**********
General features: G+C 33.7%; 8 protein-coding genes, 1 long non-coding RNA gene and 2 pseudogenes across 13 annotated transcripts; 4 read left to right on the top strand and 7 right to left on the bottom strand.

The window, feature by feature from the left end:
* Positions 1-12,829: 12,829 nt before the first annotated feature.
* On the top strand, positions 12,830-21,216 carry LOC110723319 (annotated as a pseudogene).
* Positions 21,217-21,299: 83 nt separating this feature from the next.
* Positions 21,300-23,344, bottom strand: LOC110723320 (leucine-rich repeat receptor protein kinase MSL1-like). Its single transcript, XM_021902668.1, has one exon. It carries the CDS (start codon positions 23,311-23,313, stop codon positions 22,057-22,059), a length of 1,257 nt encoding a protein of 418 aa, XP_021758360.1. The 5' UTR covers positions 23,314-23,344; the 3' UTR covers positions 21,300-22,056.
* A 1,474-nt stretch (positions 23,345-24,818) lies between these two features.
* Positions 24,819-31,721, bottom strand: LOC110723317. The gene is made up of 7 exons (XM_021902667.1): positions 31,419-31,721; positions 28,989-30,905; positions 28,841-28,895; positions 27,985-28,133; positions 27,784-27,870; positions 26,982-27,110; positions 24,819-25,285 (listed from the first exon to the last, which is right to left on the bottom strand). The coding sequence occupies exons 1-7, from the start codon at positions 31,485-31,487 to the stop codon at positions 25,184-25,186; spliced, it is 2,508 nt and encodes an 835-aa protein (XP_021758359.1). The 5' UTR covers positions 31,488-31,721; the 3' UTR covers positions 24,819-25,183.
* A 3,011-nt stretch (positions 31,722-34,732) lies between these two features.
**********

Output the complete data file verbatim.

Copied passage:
General features: G+C 33.7%; 8 protein-coding genes, 1 long non-coding RNA gene and 2 pseudogenes across 13 annotated transcripts; 4 read left to right on the top strand and 7 right to left on the bottom strand.

The window, feature by feature from the left end:
* Positions 1-12,829: 12,829 nt before the first annotated feature.
* On the top strand, positions 12,830-21,216 carry LOC110723319 (annotated as a pseudogene).
* Positions 21,217-21,299: 83 nt separating this feature from the next.
* Positions 21,300-23,344, bottom strand: LOC110723320 (leucine-rich repeat receptor protein kinase MSL1-like). Its single transcript, XM_021902668.1, has one exon. It carries the CDS (start codon positions 23,311-23,313, stop codon positions 22,057-22,059), a length of 1,257 nt encoding a protein of 418 aa, XP_021758360.1. The 5' UTR covers positions 23,314-23,344; the 3' UTR covers positions 21,300-22,056.
* A 1,474-nt stretch (positions 23,345-24,818) lies between these two features.
* Positions 24,819-31,721, bottom strand: LOC110723317. The gene is made up of 7 exons (XM_021902667.1): positions 31,419-31,721; positions 28,989-30,905; positions 28,841-28,895; positions 27,985-28,133; positions 27,784-27,870; positions 26,982-27,110; positions 24,819-25,285 (listed from the first exon to the last, which is right to left on the bottom strand). The coding sequence occupies exons 1-7, from the start codon at positions 31,485-31,487 to the stop codon at positions 25,184-25,186; spliced, it is 2,508 nt and encodes an 835-aa protein (XP_021758359.1). The 5' UTR covers positions 31,488-31,721; the 3' UTR covers positions 24,819-25,183.
* A 3,011-nt stretch (positions 31,722-34,732) lies between these two features.